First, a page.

Do senior superlatives make people feel excluded?


The Mirror reporter

Twenty years from now, high school will be one big blur. While many people like that thought, there’s still the burden of the infamous yearbook. The one piece from school filled with memories, photos and superlatives that can’t be forgotten. But how accurate are the superlatives really? Do the people own up to their titles, or is it just a popularity game?

Every year at SPASH, seniors are presented with a list of superlatives that the class is able to vote for. Some titles include, “Best Dressed” or “Most likely to become the president.” Students are able to vote for one girl and one guy they feel best fit the title.

A seemingly harmless activity may strike up drama between friends and classmates. Some students believe that only the “popular” people will win because everyone knows them. If that’s the case, where do the underdogs come in? How’re they supposed to shine senior year?

Breanna Weiler, a senior said, “I don’t understand why we have superlatives. I mean, yea I guess it’s cool to look back on it later in life and compare what people thought they were going to do with their life and what they’re actually doing now. However, right now it’s not that great. I believe that everyone should have the same chance of winning a superlative, but it’s hard when we’re such a big school and not everyone knows who you are. Of course, it’s all about popularity because that’s who people know.”

Superlatives help to push students into the dark holes of stereotypes that somehow seem to define our high school legacies.  For example, students who were nominated for Most Likely to succeed were mostly students who took an obscene number of A.P classes and stretched themselves too thin, in every meaning of the word. But maybe these “over-achievers” would like to be remembered for something more than being academically, well, perfect?  And what parent would want to hear their son/daughter just won Most Likely to be Wanted by the Authorities?  Make that none.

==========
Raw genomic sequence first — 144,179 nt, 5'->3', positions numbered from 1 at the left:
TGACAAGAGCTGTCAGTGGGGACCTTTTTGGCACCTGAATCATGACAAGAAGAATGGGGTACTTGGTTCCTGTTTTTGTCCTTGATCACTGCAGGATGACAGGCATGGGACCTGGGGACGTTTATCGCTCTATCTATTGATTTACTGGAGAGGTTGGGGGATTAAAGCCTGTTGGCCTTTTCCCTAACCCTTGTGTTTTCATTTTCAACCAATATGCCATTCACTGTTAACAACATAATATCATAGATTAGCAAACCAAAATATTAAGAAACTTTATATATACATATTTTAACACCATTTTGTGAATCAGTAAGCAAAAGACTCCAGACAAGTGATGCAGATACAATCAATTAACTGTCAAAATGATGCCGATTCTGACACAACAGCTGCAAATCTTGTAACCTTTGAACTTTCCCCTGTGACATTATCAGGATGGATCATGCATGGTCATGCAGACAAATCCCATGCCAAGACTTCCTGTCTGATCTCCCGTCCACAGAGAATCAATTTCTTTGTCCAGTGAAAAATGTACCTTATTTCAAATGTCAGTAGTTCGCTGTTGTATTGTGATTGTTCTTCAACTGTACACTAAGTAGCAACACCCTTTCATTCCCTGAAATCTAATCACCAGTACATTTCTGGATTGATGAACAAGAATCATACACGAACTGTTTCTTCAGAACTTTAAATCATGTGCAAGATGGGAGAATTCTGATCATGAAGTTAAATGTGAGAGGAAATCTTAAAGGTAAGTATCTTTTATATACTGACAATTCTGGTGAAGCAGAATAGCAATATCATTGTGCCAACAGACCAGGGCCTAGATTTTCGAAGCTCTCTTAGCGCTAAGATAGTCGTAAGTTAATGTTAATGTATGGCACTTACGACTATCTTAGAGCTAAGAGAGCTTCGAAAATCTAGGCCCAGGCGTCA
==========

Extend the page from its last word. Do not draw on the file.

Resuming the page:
Paige Feltz, a senior and a member of yearbook said, “I think the reason why we do superlatives is because it’s tradition. I’ve never heard of a high school who hasn’t done it, even my parents had it in their yearbooks way back when. I think the thought itself is fun and nice, but when you see the same student’s name over and over again for different categories it just gets boring.”

Rod Lawrence, a senior said, “Superlatives only reinforce, and in some circumstances, create, high school stereotypes (the band geeks, teachers’ pets, wanna-bes, jocks, stoners, and hotties) that many of us are trying desperately to escape by the time we graduate.”

Despite all the negative comments towards superlatives, the majority of the class enjoys this page of the yearbook.

Kaitlyn Herman, a senior and female winner of “Looks most like a famous person” said, “At first I was against the idea. I was voted for looking like a famous actor from a depressing show where the main character kills herself.” Herman is compared to the actress Katherine Langford, or widely known as Hannah Baker from the Netflix series “13 Reasons Why.”

“However, once I thought it through, I laughed to myself. I know 30 years from now nobody will remember me or what I was voted for, so it doesn’t matter to me. Honestly, it also makes me feel a bit excited that my classmates chose me to win such an interesting superlative,” Herman said.

Overall, I do agree that a handful of classmates do feel left out because they didn’t win something. High school students either want to be the talk of the class or completely invisible. I also think that superlatives are a popular group vote. The same names pop up over and over again for different categories, it’s hard to just dismiss that for a coincidence. In my opinion, I think they should get rid of the page and substitute it for all the awards students have won their senior year or what scholarships students have earned. But again, it’s hard to break tradition.